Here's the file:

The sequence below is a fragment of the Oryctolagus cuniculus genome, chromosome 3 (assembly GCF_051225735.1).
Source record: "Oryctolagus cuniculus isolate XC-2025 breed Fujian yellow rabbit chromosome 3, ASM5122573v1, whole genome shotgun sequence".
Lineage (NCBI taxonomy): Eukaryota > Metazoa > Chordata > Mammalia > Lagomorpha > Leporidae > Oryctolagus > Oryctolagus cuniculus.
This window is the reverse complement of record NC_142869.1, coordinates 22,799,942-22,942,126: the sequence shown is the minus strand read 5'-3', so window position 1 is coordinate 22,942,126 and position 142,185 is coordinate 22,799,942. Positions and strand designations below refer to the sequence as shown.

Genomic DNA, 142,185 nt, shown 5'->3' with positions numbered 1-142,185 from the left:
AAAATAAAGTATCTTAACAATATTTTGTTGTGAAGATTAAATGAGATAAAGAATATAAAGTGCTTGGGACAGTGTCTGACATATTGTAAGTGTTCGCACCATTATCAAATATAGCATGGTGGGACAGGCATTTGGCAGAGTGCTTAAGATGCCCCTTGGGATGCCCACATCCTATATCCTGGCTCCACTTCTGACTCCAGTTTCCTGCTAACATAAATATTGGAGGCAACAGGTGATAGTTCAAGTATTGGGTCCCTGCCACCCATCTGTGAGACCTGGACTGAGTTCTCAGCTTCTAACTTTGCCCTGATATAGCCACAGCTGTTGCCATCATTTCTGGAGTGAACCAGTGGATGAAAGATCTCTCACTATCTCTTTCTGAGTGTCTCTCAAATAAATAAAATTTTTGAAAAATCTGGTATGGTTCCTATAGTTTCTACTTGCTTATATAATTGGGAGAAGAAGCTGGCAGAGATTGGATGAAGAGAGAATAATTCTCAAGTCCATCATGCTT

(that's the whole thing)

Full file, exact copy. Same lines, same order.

The sequence below is a fragment of the Oryctolagus cuniculus genome, chromosome 3 (assembly GCF_051225735.1).
Source record: "Oryctolagus cuniculus isolate XC-2025 breed Fujian yellow rabbit chromosome 3, ASM5122573v1, whole genome shotgun sequence".
Lineage (NCBI taxonomy): Eukaryota > Metazoa > Chordata > Mammalia > Lagomorpha > Leporidae > Oryctolagus > Oryctolagus cuniculus.
This window is the reverse complement of record NC_142869.1, coordinates 22,799,942-22,942,126: the sequence shown is the minus strand read 5'-3', so window position 1 is coordinate 22,942,126 and position 142,185 is coordinate 22,799,942. Positions and strand designations below refer to the sequence as shown.

Genomic DNA, 142,185 nt, shown 5'->3' with positions numbered 1-142,185 from the left:
AAAATAAAGTATCTTAACAATATTTTGTTGTGAAGATTAAATGAGATAAAGAATATAAAGTGCTTGGGACAGTGTCTGACATATTGTAAGTGTTCGCACCATTATCAAATATAGCATGGTGGGACAGGCATTTGGCAGAGTGCTTAAGATGCCCCTTGGGATGCCCACATCCTATATCCTGGCTCCACTTCTGACTCCAGTTTCCTGCTAACATAAATATTGGAGGCAACAGGTGATAGTTCAAGTATTGGGTCCCTGCCACCCATCTGTGAGACCTGGACTGAGTTCTCAGCTTCTAACTTTGCCCTGATATAGCCACAGCTGTTGCCATCATTTCTGGAGTGAACCAGTGGATGAAAGATCTCTCACTATCTCTTTCTGAGTGTCTCTCAAATAAATAAAATTTTTGAAAAATCTGGTATGGTTCCTATAGTTTCTACTTGCTTATATAATTGGGAGAAGAAGCTGGCAGAGATTGGATGAAGAGAGAATAATTCTCAAGTCCATCATGCTT